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Feb 19 2018
by Rina Lee

Canadian and US Students React to Trudeau’s "Peoplekind" Comment

By Rina Lee - Feb 19 2018

Last week, the world, as Piers Morgan from the Daily Mail describes, witnessed the untimely demise of mankind. And much like the asteroid believed to have pronounced the death sentence for all dinosaurs, this recent annihilation of mankind was also unexpected, to say the least. No one could have anticipated such an event.

Out of mankind’s doomed ashes, however, arose a shining new species – one which will never fail to be precise, polite and politically correct. It was the birth of Prime Minister Trudeau’s “peoplekind.”

As can be seen in this video, during a Q&A session held at MacEwan University, Edmonton, Prime Minister Trudeau interrupted a woman who posed a question using the word “mankind.”

“We like to say ‘peoplekind,’ not necessarily ‘mankind,’ because it’s more inclusive,” Trudeau corrected. 

News of this incident spread like international wildfire. Almost immediately, Twitter erupted into a mixed barrage of ridiculing sarcasm, praising support and insistence that this event was neither of great significance nor worthy of so much media attention and energy.


Although Morrow, as could be seen in his Twitter post above, makes a fair point that Trudeau's one time use of the controversial "peoplekind" pales in comparison to issues such as racism and homophobia, it's also important to realize that this event does, in fact, raise a critical question with regards to contemporary governance. How do we define the fine line between political preciseness and absurd accuracy? How do we differentiate between what is necessary and what is redundant?

It’s no secret that conversations about gender inequality and power imbalance have been steadily on the rise, with initiatives such as #TimesUp and #MeToo rocking global social media. Countries all around the world have thus been placed under increasing pressure and scrutiny to adopt policies of gender neutrality and equality. Canada, for instance, has recently changed a line in its national anthem from “in all thy sons command” to “in all of us command.”

But what about Trudeau’s attempt to replace “mankind” with “peoplekind?” Can there be such a thing as taking grammatical gender-neutrality to the extreme?

“Until Trudeau brought up this issue last week, I've never given the word ‘mankind’ a second thought,” commented Victoria Andrews, a student at the University of Alberta. “It’s never bothered me before and it still doesn’t bother me. I think it’s because we already know that this word had never been construed as a term designed to demean women. To be honest, I think Trudeau maybe applied the idea of equality a little too far out of context. Changing policies will be effective. But how effective will changing words be in the long run?"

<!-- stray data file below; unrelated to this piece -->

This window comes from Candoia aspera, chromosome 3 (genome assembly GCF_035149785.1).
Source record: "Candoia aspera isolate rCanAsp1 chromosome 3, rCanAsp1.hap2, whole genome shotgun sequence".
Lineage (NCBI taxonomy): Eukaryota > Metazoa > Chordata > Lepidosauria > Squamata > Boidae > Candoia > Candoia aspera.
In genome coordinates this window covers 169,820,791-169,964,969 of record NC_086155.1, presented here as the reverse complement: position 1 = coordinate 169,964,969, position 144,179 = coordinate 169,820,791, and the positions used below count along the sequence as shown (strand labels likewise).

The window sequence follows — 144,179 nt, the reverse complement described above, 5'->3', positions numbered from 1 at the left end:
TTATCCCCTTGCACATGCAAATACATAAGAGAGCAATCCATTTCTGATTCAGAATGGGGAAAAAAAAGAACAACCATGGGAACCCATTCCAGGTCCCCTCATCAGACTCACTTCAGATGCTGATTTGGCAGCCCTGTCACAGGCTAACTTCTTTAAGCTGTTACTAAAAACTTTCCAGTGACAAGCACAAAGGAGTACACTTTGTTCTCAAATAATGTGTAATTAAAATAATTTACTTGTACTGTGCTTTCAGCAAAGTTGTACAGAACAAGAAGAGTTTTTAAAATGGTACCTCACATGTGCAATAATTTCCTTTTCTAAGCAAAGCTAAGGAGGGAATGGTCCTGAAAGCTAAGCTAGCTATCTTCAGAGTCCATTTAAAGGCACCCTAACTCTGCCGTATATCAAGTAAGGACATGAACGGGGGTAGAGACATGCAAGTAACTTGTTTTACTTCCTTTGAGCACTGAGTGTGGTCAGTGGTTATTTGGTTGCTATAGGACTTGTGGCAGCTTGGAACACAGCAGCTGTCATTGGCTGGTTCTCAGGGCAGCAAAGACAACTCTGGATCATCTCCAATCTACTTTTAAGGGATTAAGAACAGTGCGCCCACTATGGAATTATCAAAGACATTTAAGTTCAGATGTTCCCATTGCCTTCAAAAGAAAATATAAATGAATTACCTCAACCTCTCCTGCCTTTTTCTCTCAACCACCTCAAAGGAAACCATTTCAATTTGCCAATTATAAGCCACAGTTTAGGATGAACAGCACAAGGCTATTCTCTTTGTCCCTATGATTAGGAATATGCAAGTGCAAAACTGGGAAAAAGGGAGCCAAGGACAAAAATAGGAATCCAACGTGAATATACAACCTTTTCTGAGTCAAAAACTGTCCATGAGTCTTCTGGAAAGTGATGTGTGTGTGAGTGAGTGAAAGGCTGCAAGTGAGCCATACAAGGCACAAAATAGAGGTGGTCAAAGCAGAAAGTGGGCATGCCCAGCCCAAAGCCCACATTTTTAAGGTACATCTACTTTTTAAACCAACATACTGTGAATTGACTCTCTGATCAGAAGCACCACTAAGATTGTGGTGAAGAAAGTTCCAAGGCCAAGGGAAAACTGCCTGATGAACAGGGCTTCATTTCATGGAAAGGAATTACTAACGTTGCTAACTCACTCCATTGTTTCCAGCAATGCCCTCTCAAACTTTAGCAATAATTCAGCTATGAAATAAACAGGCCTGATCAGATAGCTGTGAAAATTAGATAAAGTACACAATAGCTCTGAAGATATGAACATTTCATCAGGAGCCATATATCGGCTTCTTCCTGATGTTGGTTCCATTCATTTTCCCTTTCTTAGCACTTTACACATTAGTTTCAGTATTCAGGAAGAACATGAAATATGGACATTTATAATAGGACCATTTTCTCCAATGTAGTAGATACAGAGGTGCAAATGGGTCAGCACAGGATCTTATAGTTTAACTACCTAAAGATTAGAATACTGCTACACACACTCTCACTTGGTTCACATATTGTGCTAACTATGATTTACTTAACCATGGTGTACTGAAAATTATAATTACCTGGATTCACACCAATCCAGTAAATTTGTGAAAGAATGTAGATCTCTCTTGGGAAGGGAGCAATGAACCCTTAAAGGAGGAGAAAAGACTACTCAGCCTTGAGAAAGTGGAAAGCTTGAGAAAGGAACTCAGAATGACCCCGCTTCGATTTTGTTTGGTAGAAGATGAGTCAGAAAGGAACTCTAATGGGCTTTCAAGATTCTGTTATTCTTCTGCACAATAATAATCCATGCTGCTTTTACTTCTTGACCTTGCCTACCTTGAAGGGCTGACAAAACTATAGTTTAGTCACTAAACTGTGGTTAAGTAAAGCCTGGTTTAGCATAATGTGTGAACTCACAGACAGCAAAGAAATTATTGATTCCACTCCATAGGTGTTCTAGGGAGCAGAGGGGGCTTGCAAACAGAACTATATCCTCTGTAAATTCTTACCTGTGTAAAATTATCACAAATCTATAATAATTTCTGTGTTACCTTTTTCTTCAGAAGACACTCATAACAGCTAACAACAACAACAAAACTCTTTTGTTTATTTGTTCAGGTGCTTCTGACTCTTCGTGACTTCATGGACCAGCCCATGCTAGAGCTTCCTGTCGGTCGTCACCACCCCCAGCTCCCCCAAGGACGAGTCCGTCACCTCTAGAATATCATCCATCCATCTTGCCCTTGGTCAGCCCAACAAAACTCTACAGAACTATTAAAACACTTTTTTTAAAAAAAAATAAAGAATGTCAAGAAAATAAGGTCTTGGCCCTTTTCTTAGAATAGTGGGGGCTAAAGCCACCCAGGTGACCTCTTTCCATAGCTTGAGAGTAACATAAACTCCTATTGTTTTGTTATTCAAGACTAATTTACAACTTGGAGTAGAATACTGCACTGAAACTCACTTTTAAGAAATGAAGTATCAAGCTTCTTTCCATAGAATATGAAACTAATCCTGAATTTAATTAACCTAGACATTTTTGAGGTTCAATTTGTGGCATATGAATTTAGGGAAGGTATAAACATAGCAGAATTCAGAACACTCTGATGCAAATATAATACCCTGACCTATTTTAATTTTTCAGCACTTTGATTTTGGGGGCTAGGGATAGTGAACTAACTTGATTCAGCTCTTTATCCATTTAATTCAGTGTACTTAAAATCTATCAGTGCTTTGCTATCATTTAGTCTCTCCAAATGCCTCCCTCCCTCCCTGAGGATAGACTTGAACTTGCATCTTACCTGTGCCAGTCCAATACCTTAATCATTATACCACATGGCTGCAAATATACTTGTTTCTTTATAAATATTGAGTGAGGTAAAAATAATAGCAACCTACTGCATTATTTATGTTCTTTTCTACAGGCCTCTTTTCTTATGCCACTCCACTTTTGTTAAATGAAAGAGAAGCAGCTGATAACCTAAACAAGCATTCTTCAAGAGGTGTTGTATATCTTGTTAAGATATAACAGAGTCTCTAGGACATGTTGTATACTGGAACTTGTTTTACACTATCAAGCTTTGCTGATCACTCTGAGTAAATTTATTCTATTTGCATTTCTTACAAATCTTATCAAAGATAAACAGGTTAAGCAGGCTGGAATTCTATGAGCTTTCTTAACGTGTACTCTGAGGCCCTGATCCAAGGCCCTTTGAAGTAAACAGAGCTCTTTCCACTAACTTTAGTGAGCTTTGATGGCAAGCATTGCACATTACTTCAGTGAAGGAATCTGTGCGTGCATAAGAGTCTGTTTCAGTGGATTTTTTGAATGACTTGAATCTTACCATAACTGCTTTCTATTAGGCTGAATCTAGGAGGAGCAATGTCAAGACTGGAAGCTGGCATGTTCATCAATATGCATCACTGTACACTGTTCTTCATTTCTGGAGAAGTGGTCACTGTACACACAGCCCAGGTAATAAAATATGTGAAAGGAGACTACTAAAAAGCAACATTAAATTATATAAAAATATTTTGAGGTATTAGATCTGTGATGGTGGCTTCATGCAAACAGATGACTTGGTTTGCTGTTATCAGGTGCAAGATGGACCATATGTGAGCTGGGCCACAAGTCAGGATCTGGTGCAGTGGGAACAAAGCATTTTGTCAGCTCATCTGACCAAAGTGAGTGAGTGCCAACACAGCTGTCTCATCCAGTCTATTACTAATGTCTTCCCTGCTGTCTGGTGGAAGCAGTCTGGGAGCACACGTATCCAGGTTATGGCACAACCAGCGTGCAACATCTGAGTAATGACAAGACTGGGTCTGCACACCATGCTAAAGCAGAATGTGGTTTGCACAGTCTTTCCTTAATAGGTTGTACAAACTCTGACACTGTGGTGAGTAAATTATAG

“For me, it really depends on the context in which it was used in," Amanda Park, University of Oregon, said. "Obviously, it’s not right if someone was throwing around the term ‘mankind’ purely for the purposes of mocking women. From my experiences, though, that kind of unacceptable behavior rarely seems to happen with words like ‘man’ and ‘mankind’ once we’re past kindergarten. It's pretty widely understood that 'mankind' refers to all humanity.”

Trudeau is not the first to encourage gender neutrality in the usage of the English language. According to The Express, in March 2017, Cardiff Metropolitan University advised its students that language should be as "gender-neutral" as possible, going so far as to even publish a list of 34 words that its students should avoid, such as “forefathers,” “sportsmanship,” and of course, “mankind.”

A spokesperson for the university announced, "The Code of Practice on Using Inclusive Language sets out a broad approach to promoting fairness and equality through raising awareness about the effects of potentially discriminatory vocabulary."

Dr. Joanna Williams at the University of Kent disagreed with this "insulting" policy, however, saying, "These words have evolved over a long period of time and they don't have sexist associations."

Lindsay Meredith at Indiana University presented a differing opinion.

“I wouldn’t call either the policies of Cardiff Metropolitan University or the actions of Prime Minister Trudeau insulting at all,” she said in an interview with Fresh U. “Maybe a little over-the-top, maybe a little too precise, maybe a little unnecessary – but insulting? Far from it. This shows that they care about the gender gap and that they are willing to take the initiative to establish some sort of basis for equality – even though it may not perhaps be the most effective method. It's a huge step forward from where we had been a hundred years ago."

The prime minister's use of the word "peoplekind" does indeed reflect the huge advances that women have made towards achieving equality in the last century. Perhaps, Trudeau's remark should be something to be celebrated, not ridiculed or complained about. 

Of course, true equality has not yet been fully realized, and there's no denying that a long road still lies ahead of us. Recent events on global social media, such as #TimesUp and #MeToo, have shown us just how long that road may be.

But one thing remains clear: actions will always speak louder than words. 

Lead Image Credit: Unsplash

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Rina Lee - University of Toronto

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